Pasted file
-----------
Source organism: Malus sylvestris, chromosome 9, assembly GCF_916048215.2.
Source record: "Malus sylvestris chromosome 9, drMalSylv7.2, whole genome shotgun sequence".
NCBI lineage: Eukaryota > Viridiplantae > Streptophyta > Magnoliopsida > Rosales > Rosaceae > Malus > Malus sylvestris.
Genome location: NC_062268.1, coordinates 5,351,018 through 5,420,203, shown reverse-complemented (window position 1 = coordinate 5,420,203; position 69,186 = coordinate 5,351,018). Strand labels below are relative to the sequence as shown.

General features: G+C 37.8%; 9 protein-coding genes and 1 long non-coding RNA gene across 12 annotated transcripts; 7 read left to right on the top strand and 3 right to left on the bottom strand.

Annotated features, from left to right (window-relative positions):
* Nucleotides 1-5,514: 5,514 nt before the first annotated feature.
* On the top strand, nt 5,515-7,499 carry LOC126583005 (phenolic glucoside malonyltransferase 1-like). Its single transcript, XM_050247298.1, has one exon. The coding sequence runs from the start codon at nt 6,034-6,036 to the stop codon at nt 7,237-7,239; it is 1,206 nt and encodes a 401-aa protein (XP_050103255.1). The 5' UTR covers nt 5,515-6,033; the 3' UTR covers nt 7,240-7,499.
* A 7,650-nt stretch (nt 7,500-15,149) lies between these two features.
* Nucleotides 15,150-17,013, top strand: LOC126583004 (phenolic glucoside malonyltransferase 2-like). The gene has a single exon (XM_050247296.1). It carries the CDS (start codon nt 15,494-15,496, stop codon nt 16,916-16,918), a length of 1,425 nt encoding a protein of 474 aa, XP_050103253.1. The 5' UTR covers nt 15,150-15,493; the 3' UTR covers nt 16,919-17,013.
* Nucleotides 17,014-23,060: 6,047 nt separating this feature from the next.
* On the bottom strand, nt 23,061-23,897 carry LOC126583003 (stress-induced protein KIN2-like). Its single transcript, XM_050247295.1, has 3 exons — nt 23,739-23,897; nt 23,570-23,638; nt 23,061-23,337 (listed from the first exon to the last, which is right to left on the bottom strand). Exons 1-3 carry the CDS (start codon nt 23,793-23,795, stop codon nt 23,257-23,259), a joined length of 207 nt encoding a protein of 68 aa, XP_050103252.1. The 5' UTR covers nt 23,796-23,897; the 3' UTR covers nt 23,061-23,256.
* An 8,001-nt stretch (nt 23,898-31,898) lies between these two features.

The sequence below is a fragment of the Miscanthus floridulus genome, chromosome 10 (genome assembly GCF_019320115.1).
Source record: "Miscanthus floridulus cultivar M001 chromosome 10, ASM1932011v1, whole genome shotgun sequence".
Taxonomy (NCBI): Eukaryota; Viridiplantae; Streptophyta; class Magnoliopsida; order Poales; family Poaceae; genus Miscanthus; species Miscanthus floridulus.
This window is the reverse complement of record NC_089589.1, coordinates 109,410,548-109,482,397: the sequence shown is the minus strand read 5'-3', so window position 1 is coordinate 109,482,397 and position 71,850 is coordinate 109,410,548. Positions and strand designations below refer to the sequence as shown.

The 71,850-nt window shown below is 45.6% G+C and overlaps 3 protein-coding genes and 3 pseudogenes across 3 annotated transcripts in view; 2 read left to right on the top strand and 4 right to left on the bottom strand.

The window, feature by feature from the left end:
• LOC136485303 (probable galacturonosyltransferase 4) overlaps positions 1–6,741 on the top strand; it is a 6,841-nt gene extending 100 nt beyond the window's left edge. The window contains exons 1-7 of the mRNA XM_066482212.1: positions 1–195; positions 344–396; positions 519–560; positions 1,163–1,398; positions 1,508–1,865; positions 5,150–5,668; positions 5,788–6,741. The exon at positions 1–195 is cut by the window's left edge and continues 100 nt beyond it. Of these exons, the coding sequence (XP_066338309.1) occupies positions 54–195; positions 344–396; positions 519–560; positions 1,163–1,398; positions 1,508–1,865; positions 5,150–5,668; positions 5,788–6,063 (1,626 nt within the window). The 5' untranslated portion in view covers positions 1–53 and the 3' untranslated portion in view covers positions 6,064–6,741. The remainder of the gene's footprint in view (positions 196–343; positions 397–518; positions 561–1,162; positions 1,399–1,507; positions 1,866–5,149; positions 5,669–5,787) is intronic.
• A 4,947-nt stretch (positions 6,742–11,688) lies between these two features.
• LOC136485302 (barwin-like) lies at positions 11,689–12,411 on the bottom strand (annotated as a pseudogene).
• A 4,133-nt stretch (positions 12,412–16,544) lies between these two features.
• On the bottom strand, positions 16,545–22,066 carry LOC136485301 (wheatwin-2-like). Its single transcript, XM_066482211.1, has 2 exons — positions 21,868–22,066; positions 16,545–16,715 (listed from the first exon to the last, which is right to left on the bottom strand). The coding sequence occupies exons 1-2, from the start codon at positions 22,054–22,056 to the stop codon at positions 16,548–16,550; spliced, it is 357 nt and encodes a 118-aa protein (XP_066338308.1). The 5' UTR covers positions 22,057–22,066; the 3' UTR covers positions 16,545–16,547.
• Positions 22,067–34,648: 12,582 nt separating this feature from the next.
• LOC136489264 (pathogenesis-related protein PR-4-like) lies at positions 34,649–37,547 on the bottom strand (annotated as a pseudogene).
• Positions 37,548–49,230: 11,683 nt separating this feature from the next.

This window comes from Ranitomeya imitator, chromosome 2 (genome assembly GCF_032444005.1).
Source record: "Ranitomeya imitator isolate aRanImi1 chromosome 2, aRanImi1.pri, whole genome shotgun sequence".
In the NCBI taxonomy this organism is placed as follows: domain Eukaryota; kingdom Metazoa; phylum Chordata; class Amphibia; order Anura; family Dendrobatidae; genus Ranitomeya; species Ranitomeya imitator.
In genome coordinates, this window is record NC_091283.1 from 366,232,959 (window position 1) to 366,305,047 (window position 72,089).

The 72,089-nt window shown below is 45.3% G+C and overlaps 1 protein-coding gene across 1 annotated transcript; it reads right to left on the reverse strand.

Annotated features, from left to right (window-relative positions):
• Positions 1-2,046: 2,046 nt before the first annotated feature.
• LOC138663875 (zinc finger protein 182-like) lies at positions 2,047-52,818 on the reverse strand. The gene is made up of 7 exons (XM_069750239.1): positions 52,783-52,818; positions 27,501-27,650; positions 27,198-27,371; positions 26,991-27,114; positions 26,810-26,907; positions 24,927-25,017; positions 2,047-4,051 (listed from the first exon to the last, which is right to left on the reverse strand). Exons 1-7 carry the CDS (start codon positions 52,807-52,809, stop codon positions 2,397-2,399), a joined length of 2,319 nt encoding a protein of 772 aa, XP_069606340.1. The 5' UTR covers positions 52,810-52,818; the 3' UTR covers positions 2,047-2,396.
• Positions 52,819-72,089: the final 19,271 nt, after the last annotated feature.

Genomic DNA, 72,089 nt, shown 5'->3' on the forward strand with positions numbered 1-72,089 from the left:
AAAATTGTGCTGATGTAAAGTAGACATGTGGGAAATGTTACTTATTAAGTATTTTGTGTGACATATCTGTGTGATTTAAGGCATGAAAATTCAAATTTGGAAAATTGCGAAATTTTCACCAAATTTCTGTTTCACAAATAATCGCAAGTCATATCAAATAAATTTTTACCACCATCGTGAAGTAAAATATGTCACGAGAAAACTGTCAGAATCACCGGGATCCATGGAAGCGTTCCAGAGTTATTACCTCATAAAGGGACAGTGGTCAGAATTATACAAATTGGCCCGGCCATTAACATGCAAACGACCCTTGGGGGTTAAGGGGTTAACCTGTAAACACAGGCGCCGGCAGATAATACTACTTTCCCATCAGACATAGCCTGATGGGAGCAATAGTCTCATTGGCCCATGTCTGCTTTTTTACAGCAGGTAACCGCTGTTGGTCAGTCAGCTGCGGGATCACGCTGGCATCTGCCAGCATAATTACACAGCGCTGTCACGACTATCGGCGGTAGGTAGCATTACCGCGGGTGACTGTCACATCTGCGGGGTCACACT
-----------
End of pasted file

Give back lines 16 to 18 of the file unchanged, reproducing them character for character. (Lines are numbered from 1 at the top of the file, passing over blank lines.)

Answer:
Taxonomy (NCBI): Eukaryota; Viridiplantae; Streptophyta; class Magnoliopsida; order Poales; family Poaceae; genus Miscanthus; species Miscanthus floridulus.
This window is the reverse complement of record NC_089589.1, coordinates 109,410,548-109,482,397: the sequence shown is the minus strand read 5'-3', so window position 1 is coordinate 109,482,397 and position 71,850 is coordinate 109,410,548. Positions and strand designations below refer to the sequence as shown.

The 71,850-nt window shown below is 45.6% G+C and overlaps 3 protein-coding genes and 3 pseudogenes across 3 annotated transcripts in view; 2 read left to right on the top strand and 4 right to left on the bottom strand.